NEW YORK (Reuters) - Two committees of the Democrat-controlled U.S. House of Representatives on Friday asked to intervene in a lawsuit filed by President Donald Trump, his three oldest children and the Trump Organization seeking to block House subpoenas seeking financial records from Deutsche Bank AG and Capital One Financial Corp.
In a filing in Manhattan federal court, the Committee on Financial Services and the Permanent Select Committee on Intelligence said they needed to intervene in the lawsuit in order to “defend their significant interests in the enforcement of their subpoenas” as part of “investigations on issues of national significance.”
In a separate filing on Friday, Trump, his children and his company asked U.S. District Judge Edgardo Ramos for a preliminary order blocking the banks from responding to the subpoenas while their lawsuit, which was filed on Monday, is pending.
They said they will suffer “irreparable harm” without such an order, and that the subpoenas appeared to be intended to expose their confidential financial information “for the sake of exposure.”
“That purpose is illegitimate and provides no constitutional footing for the subpoenas,” they said.
Deutsche Bank has long been one of the main banks for Trump’s real estate empire. A 2017 financial disclosure form showed that Trump had at least $130 million of liabilities to Deutsche Bank.
Democratic lawmakers had asked Capital One’s chief executive in March for documents related to potential conflicts of interest tied to Trump’s hotel in downtown Washington and other business interests.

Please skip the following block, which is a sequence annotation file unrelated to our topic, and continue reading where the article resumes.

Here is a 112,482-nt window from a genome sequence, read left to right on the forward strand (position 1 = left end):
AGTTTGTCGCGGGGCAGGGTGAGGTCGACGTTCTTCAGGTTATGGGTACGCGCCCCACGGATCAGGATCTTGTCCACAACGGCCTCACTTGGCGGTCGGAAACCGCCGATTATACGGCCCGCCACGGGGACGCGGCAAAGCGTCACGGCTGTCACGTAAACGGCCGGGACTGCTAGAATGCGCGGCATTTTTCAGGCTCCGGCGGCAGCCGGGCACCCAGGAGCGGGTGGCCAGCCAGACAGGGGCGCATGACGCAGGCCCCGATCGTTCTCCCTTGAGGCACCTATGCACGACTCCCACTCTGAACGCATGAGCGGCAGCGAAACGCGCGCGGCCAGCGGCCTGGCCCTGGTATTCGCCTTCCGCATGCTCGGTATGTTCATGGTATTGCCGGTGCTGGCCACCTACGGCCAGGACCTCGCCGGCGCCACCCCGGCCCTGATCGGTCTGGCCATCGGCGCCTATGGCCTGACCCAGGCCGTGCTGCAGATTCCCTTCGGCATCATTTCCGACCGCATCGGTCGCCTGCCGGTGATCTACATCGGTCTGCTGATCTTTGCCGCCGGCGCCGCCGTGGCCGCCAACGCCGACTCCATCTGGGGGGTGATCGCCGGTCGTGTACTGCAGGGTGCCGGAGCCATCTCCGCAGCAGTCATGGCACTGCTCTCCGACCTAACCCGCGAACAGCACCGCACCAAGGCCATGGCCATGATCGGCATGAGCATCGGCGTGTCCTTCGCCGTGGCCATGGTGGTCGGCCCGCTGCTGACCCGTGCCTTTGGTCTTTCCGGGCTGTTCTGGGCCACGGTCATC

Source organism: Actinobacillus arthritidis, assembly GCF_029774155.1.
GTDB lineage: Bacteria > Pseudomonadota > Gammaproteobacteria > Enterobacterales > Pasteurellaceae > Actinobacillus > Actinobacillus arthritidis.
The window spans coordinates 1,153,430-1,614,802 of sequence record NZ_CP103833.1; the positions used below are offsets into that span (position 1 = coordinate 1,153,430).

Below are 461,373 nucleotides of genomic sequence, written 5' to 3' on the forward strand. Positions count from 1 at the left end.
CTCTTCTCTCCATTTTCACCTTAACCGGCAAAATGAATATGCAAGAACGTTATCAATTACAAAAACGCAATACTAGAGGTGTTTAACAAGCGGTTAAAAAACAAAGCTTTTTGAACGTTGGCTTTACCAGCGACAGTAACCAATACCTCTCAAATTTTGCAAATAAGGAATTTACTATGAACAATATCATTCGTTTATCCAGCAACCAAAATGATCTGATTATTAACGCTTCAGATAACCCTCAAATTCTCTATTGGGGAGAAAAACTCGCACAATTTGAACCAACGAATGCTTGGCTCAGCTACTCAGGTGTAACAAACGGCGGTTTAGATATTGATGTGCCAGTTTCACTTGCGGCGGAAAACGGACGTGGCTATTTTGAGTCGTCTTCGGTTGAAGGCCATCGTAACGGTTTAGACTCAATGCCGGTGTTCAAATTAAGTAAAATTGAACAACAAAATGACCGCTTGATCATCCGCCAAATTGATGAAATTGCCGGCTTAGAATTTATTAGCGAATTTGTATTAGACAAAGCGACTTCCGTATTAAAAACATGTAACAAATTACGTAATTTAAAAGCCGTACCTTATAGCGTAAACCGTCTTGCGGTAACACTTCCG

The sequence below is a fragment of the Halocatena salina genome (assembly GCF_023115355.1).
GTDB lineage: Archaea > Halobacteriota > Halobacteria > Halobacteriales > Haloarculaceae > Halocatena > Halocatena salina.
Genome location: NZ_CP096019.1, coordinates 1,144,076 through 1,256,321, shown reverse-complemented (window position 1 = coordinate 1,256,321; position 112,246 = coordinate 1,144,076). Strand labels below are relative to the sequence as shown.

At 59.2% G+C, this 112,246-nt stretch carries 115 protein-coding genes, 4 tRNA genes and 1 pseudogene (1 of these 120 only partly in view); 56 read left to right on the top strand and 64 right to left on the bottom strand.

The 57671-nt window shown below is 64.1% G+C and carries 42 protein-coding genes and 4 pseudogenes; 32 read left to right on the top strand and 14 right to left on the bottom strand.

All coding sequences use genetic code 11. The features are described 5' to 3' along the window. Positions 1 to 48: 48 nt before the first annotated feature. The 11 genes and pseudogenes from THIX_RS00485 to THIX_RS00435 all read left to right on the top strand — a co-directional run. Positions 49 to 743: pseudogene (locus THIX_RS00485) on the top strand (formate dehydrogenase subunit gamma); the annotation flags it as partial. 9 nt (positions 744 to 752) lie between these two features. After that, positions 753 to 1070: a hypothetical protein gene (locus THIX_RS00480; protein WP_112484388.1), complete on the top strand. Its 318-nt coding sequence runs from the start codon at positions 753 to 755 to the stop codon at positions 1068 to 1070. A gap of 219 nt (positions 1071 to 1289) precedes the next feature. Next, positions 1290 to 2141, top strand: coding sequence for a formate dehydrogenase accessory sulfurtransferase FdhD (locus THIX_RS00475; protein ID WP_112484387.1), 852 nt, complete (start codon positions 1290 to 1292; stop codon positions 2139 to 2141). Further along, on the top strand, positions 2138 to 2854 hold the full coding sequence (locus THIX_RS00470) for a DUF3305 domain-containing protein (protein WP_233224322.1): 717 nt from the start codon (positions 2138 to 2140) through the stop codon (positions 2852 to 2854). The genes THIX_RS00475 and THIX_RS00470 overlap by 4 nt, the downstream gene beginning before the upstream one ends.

In their lawsuit, Trump, a Republican, and the other plaintiffs accused House leaders of pursuing records for no legitimate or lawful purpose in hopes they would “stumble upon something” they could use as a political weapon against Trump.
Representative Maxine Waters, who chairs the House Financial Services Committee, and Representative Adam Schiff, who chairs the House Intelligence Committee, said on April 15 their panels had issued subpoenas to multiple financial institutions for information on Trump’s finances.
Trump, who is seeking re-election next year, has aggressively sought to defy congressional oversight of his administration since Democrats took control of the House in January, including possible dealings with Russia, and has said “we’re fighting all the subpoenas” issued by the House.
The White House is also resisting other House subpoenas, including for Trump’s personal and business tax returns, and sought to block current and former administration officials from cooperating with House investigators.
Reporting By Brendan Pierson in New York; Editing by Meredith Mazzilli